I decided to review these old tweetstorms in preparation for a book I’m writing, based on my course Building a Second Brain. Tweetstorms are often proto-ideas that I found interesting enough to write about, but that aren’t yet complete enough to turn into full articles. They are like free-floating, raw genetic material, waiting to evolve into full organisms.
I discovered that I could export my entire tweet archive in one click, and then do a search for the prefix 1/, which I use to kick off each tweetstorm. By the time I had done that, I realized I was just a few steps away from an ebook. If I was getting so much value from rereading my own tweetstorms, why not bring others into the conversation? The self-publishing service offered by Kindle Direct Publishing has become so dead simple, all you need to do is submit a Word document and they take care of the rest. With some help from Ben Mosior, Marko Kosović, and Jay Dugger, we selected the best storms and put together the manuscript you’re reading now.
I’m a big believer in sharing your work publicly, as early and as often as possible. This book is an experiment to see just how far we can push that practice. My goal is to compress two years of thought experiments into an artifact that can be examined and unpacked in just a few hours. My hope is that readers will see the holes, assumptions, and hidden insights that I can’t see myself.
I’ll end with a few guidelines on how to create your own tweetstorms. I imagine some of you will be inspired to try it out for yourself. But like anything that has the potential to capture people’s attention, there is a sensible and respectful way to go about it.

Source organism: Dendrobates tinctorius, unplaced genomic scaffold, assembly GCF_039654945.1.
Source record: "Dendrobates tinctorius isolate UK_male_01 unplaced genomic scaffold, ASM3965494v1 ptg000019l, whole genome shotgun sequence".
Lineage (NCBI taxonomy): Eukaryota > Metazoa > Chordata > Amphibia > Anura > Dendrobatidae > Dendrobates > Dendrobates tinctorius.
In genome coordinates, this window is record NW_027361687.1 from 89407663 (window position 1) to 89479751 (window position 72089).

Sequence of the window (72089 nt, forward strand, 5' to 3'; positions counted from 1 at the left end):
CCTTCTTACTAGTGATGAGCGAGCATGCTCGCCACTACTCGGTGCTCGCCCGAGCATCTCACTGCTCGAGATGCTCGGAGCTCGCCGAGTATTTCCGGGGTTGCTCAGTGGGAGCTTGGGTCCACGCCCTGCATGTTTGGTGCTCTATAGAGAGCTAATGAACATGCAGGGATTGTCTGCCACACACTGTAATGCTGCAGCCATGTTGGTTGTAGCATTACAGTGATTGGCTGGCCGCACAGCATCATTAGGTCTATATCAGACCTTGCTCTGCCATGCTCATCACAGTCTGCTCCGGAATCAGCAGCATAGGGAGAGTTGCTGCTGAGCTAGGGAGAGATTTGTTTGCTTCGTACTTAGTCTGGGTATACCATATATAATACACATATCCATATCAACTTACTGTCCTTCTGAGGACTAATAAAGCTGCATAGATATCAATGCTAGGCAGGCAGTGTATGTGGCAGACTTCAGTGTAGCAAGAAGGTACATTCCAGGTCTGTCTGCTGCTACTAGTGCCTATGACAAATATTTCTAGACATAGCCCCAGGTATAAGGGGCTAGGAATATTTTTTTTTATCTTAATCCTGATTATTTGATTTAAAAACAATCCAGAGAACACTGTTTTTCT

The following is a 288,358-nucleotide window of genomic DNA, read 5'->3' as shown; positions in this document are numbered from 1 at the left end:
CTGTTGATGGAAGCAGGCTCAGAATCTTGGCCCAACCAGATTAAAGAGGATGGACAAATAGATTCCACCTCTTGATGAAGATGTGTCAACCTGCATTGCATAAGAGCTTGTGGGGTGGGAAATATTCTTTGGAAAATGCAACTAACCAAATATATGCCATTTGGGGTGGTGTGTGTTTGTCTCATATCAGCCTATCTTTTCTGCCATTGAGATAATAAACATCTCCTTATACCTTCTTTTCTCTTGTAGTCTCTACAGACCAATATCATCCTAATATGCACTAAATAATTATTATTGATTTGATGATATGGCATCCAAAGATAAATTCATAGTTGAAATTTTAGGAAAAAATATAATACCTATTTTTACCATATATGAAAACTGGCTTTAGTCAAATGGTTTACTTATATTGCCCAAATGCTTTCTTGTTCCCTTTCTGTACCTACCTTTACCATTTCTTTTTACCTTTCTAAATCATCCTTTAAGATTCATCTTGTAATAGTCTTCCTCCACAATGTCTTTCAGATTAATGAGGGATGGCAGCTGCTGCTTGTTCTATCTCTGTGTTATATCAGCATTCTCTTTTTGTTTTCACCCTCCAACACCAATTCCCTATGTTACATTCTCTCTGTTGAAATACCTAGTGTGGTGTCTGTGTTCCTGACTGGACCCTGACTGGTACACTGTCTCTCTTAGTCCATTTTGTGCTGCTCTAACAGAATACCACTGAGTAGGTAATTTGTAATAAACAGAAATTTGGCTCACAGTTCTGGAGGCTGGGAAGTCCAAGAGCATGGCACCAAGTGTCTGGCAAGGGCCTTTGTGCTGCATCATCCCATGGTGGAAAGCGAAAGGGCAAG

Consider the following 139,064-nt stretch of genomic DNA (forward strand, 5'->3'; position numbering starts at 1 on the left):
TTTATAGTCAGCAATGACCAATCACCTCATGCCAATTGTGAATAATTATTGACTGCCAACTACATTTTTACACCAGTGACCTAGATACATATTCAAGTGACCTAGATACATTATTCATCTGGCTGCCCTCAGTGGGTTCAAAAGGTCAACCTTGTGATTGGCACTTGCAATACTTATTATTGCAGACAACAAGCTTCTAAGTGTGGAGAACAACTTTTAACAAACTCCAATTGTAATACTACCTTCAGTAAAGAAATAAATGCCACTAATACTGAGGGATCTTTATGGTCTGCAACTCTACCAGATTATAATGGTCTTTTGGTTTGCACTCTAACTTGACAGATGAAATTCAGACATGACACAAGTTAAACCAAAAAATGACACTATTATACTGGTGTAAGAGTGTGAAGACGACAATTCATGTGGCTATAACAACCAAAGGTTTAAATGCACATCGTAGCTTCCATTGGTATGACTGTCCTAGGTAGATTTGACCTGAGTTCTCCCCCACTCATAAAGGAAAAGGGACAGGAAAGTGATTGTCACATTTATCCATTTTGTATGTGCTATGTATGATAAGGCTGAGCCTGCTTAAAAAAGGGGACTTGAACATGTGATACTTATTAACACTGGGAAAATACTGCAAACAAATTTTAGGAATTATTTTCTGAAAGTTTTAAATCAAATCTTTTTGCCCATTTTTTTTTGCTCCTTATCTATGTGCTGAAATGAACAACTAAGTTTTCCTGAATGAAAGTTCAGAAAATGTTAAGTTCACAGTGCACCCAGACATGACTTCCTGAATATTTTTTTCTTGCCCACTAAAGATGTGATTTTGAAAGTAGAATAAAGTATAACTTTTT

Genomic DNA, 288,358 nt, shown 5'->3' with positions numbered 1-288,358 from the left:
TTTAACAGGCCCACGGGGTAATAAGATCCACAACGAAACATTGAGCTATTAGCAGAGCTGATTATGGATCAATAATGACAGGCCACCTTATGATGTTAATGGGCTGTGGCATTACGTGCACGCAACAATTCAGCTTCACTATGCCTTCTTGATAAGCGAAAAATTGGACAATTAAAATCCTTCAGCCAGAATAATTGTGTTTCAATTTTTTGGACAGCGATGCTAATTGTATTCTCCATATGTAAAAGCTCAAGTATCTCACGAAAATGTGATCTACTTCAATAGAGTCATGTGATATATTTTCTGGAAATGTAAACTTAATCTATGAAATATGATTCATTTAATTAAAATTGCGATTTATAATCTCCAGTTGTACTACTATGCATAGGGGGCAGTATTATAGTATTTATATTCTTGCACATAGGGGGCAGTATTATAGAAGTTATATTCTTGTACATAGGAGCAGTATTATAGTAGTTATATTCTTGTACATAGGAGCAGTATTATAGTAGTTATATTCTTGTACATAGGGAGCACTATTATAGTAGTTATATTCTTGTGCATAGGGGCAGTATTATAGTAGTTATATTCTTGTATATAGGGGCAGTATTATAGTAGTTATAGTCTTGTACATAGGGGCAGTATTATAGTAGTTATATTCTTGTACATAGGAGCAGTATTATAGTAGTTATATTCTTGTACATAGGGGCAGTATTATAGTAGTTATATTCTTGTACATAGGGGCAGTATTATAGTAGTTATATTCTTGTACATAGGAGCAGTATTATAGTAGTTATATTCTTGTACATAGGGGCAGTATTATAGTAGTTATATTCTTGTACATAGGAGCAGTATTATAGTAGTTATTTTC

The first and most important guideline is to add value. Social networks are full of content that is inane, mindless, or actively harmful, and we don’t need another voice to join that chorus. Shed light on something you understand that others don’t. Tell a good story that motivates or inspires people. Create a packet of insight that others can take and use in their own work.
Second, don’t @mention people in the thread itself. This will result in them getting notifications for every reply, potentially far into the future. You don’t want to burn people like that. They know who you are. If you want to bring them into the conversation, quote-retweet the tweet that is most relevant to them, add a question or request and their handle, and allow them to decide whether to jump in.
Third, don’t make the thread more than 15–20 tweets long, since your followers will be flooded with them all. Make sure that every tweet in the thread is necessary and adding value to your point, otherwise you’ll lose followers instead of gaining them.
Fourth, start every tweet with the same number format, to make them easy to identify and search for in the future. Common options include 1/, 1., and 1).
Enjoy your romp through my imagination. Following the hyperlinks in the date for each tweetstorm will take you to the original thread on Twitter, which you can then share or discuss live. And tweet me @fortelabs if you discover anything interesting 😉Subscribe to Praxis, our members-only blog exploring the future of productivity, for just $10/month. Or follow us for free content via email, Twitter, Facebook, LinkedIn, or YouTube.